On Google and Nest
Google’s M &A arm has been plenty busy in the past fewmonths to say the least. The purchase of Waze in June of last year was followed by Bump, Flutter, a slew of robotics companies culminating in the purchase of Boston Dynamics (of terrifying youtube fame). Today they’ve just announced theacquisition of Nest labs, the home automation company for some 3.2 Billion dollars. Given that the company has but two products in the market at the current time and is involved in an industry that Google has had ZERO stake in thus far, it seems to be a strange buy, on the surface at least.
For starters, Nest very recently completed another investment roundwherein they picked up 150m dollars in capital. For a company with less than 500 people, only 2 products in the public domain (announced or shipped) there seems to be little need to cash out (and this is a cash-only deal).
So what was it? What turn of events could have possibly led to this decision?
There is the investor-founder relationship which could well have been a rough one. We’re not exactly sure what sort of profits or sales number the company had been hitting and with such premium products (the learning thermostat starts at $249.00 and the smoke detector at $129.00) it’s entirely possible that the founder were getting a lot of pushback from investors for failing to hit certain targets. This could lead to hostile takeovers, difficulty raising further capital and has the unfortunate side effect of distracting the executive team from their goal(s) to grow Nest into a viable business.
Other alternatives include the need to get into more homes in order to create an even better product for end users which is difficult for a start up attempting to disrupt what is an admittedly slow-moving and innovation-averse industry like home improvement. Like many other small companies, it's possible that Nest realized that despite the importance of having a brilliant product and a web presence, the target audience of this product are likely to buy them in brick & mortar locations. This in turn necessitates significant logistical expenditure. Coupled with selling a physical product is the need for customer service, widespread marketing, packaging and all the other odds and ends that come along with such a venture.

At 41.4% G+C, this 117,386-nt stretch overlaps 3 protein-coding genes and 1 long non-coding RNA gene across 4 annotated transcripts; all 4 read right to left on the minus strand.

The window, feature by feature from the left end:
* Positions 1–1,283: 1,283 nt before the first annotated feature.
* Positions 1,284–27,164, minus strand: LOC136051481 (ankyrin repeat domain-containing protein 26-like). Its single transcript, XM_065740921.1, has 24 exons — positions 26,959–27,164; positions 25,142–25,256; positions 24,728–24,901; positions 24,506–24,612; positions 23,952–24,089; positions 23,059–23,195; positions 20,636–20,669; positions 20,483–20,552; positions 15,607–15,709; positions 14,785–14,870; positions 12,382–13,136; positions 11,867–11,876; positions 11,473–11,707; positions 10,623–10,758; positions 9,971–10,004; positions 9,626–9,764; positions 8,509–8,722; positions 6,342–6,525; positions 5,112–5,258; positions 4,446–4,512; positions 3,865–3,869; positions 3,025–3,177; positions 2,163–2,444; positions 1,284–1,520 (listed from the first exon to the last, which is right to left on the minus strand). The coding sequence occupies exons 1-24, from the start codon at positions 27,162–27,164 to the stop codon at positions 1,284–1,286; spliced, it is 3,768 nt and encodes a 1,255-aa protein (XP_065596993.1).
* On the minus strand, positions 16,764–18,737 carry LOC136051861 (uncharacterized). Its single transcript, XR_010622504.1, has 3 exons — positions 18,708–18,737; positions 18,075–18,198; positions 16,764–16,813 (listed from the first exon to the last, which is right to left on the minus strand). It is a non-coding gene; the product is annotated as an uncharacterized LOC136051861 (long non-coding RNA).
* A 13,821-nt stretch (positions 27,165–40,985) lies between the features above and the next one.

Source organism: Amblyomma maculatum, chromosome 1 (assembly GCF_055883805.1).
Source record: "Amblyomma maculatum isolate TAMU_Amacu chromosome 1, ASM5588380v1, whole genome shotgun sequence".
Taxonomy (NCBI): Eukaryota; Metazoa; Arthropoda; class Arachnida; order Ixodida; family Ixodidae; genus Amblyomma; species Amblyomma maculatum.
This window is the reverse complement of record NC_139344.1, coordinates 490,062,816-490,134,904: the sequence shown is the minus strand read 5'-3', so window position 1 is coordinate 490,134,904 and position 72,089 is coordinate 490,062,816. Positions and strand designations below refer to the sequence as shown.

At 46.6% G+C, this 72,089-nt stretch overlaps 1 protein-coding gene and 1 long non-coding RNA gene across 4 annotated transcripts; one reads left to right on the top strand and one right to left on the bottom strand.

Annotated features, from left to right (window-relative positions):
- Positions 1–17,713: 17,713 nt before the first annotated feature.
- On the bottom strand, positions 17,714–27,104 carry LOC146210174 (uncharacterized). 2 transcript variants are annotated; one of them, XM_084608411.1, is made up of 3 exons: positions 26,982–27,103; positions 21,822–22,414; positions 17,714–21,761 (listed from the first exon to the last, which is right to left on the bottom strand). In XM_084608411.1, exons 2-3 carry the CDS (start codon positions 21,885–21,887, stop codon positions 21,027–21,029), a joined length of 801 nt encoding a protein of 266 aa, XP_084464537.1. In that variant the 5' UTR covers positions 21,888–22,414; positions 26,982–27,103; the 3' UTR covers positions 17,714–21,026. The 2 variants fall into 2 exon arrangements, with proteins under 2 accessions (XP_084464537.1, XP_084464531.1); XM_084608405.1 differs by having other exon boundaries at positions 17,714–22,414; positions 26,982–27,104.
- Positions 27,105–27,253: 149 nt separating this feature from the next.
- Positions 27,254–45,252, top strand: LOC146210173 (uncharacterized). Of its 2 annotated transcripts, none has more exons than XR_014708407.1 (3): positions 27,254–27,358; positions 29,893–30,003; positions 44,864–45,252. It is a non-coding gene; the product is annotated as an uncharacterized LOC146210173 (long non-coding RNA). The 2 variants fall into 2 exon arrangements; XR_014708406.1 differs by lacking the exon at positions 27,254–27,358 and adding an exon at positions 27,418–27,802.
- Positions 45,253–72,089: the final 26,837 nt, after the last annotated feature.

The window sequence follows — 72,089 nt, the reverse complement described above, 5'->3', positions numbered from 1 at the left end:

How then, does a small company, selling expensive, albeit good products go about fixing these problems? Partner with someone else, or get acquired by a company that doesn’t mind selling products at or below cost. We all know of one company with extensive experience in moving into new industries, selling below cost (or for free) while using the data gained to support its primary business, Google.
Of course, one of Nest’s key investors has been Google Ventures, the Venture capital arm of Google. Which leads one to believe that they got some inside information that made the prospect of owning the entity that is Nest far too tempting to pass up. Fair? Probably not. Good for the end-user? Unlikely. Google can easily buy, subvert & shutter any competing product(s) or stop others from hitting critical mass through acquisitions much like the Nest and Waze purchases. This makes me wonder why anyone would sign on with an investor like Google, regardless of assurances about firewalls and independence of their VC arm.
Regardless of what happens next for Nest, it’ll be interesting to see whether this push is part of some long term Google goal to do everything, be everywhere and be indispensable to your day to day life. Take a minute to consider what the world would look like if Google’s impact in the home or the world of physical good and services mirrors its impact and control on the web. It’s a sobering thought.